Contemporary Peace Research and Practice Policy Brief No.136 - August, 2022
Official Apology: Cementing Peace, Disavowing Injustice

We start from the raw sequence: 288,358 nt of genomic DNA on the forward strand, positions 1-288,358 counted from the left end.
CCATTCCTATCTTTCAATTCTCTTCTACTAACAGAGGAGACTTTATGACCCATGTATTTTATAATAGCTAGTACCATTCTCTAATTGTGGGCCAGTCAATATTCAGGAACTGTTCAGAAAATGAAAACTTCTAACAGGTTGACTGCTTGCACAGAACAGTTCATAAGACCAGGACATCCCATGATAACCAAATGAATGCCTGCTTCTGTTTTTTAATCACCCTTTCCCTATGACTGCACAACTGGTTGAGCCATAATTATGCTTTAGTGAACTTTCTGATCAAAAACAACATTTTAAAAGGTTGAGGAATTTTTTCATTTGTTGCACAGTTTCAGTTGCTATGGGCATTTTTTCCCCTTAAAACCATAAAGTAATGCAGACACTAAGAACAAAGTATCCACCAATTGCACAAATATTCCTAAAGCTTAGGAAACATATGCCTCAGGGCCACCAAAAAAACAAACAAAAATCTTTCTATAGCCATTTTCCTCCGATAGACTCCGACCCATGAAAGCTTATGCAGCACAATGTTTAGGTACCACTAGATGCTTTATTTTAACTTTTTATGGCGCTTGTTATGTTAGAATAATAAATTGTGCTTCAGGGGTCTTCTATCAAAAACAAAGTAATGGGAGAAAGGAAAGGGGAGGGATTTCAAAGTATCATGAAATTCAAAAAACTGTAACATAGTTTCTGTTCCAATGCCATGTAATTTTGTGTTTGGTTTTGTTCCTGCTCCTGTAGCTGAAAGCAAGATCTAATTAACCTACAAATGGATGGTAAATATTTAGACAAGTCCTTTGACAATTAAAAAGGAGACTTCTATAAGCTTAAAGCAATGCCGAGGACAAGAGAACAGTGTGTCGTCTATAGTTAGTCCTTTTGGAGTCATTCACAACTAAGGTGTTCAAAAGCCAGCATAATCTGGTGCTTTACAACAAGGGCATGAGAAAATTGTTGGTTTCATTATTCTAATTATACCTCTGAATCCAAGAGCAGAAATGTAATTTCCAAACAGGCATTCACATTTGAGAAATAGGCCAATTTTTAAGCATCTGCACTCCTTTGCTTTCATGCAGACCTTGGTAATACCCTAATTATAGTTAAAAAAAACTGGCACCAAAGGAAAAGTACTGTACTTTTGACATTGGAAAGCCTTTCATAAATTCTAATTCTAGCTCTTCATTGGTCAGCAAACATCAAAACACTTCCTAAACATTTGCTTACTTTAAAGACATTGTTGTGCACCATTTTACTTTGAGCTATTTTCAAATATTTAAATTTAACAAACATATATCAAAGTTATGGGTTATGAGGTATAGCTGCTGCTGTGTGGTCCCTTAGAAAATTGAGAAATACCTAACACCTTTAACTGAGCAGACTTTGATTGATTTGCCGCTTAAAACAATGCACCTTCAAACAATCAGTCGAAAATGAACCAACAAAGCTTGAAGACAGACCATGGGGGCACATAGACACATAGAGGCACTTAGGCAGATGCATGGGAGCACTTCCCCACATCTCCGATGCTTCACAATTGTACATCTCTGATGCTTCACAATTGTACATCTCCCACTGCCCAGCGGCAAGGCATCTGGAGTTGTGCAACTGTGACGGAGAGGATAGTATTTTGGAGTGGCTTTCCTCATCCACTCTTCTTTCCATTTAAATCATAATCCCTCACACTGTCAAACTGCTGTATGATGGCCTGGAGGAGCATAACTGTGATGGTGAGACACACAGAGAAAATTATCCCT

Since World War II, governments, some church authorities and other bodies have apologised for specific injustices, including violence, which they deliberately committed against other countries, peoples, or their own citizens. This Policy Brief first explores the history of apology and presents a definition of official apology. It explains how apology can provide cement for a peace settlement. The post-World War II apologies referenced above are then categorised into seven types or purposes. This is followed by a discussion of Truth and Reconciliation Commissions, and the difference between an effective apology and an inadequate apology. The question of apology and compensation is explored, along with the efficacy of enhancing apology with national commemoration and physical memorials and realising the potential of official apologies for promoting justice, post-conflict healing, and peace. Finally, the new and unprecedented situation of climate change, with multiple perpetrators and victims, is touched upon.